Here comes the fun part! I've spent a lot of time preparing you for the actual decorating in order to eliminate common frustrations that can get in the way of enjoying the process. If you haven't had a chance to read all of the previous tutorials, I recommend that you go back and skim through them to see if there is anything you may have missed. The more you are prepared the more fun this part is going to be.
Wax on, Wax off
Remember the Karate Kid? Man, I loved that movie. Mr. Miyagi coached Daniel to be an awesome Karate champ by having him do what seemed like pointless tasks. Daniel wanted to get to the fun stuff and didn't understand why he had to wax all the cars, paint the fence and sand that enormous deck, but he later learned the wisdom of his mentor. Ok, so I'm not Mr. Miyagi (I'm not even Mrs. Miyagi), but I do have some "Wax On. Wax Off" tasks for you to do. You'll have to trust me that these exercises will help you be an awesome cookie decorator, in better control of your decorating bag.
Piping is the term that refers to the act of squeezing the frosting from a decorating bag, through a decorating tip, and onto your decorating surface (a cookie, in our case). Successful piping is all about pressure control. You will need to learn how hard to squeeze the bag, when to let up, and when to stop squeezing all together. Once you learn this you will be able to do anything.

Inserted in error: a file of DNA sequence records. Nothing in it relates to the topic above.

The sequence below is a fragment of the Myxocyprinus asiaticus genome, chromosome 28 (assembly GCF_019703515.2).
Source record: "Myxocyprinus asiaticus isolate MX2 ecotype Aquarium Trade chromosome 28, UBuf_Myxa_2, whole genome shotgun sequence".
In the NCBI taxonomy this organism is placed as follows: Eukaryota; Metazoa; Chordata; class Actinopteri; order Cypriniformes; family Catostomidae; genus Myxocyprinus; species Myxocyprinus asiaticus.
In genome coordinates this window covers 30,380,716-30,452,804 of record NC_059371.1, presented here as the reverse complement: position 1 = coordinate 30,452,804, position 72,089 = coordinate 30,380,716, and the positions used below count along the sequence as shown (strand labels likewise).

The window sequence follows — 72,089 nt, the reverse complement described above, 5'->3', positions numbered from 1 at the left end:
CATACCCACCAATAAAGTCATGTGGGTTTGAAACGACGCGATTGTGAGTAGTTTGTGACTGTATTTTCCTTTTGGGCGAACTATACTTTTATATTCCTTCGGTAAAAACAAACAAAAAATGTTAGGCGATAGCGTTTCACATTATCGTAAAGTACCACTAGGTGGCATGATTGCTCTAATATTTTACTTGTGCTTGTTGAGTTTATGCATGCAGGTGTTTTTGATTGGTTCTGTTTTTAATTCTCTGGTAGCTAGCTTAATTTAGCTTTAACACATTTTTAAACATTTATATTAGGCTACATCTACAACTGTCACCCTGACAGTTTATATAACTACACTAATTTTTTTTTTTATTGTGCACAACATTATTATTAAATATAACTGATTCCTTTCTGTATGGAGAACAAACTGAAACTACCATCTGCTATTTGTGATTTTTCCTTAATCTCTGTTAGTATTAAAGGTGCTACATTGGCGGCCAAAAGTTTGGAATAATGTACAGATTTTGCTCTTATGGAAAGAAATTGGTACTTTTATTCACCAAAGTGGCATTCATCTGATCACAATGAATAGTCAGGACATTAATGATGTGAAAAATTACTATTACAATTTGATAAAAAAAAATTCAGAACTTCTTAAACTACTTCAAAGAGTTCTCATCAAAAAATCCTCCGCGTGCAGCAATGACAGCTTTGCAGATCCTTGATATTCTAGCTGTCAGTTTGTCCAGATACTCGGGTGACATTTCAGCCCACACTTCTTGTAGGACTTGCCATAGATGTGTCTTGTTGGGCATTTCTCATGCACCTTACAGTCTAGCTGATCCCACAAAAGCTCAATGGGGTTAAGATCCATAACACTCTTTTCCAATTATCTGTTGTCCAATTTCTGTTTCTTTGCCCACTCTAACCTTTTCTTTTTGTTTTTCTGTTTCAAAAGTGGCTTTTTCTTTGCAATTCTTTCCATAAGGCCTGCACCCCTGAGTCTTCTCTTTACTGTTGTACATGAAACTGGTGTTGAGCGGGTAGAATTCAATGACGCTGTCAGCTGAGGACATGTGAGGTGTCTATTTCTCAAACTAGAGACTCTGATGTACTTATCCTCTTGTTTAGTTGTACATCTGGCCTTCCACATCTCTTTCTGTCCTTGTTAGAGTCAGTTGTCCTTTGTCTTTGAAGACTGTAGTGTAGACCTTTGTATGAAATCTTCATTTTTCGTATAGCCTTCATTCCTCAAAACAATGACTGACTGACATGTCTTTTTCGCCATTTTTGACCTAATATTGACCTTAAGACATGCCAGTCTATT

I have created this printable practice sheet
(40kb .pdf) for you to work with. Print out the sheet and put it in a plastic sheet protector if you have one, or secure it to your work surface with some tape and cover it with wax paper. (You may need to secure the wax paper to the table as well).
Fill up a bag with some frosting you can practice with. I recommend practicing with whichever recipe you will be using for your cookies, since each recipe will handle differently. I would either use Meringue Powder Buttercream
or Royal Icing
. Do not water it down, and put it in a decorating bag with a number 2 or number 3 tip.
I will go through the practice sheet line by line with you, using the following pressure scale: Imagine your squeezing strength on a scale from Zero to 5. Zero is no pressure at all, 1 is a weak squeeze, 2 through 4 is graduated pressure, and 5 is as hard as you can squeeze. I will refer back to this scale in the following lessons. Here we go!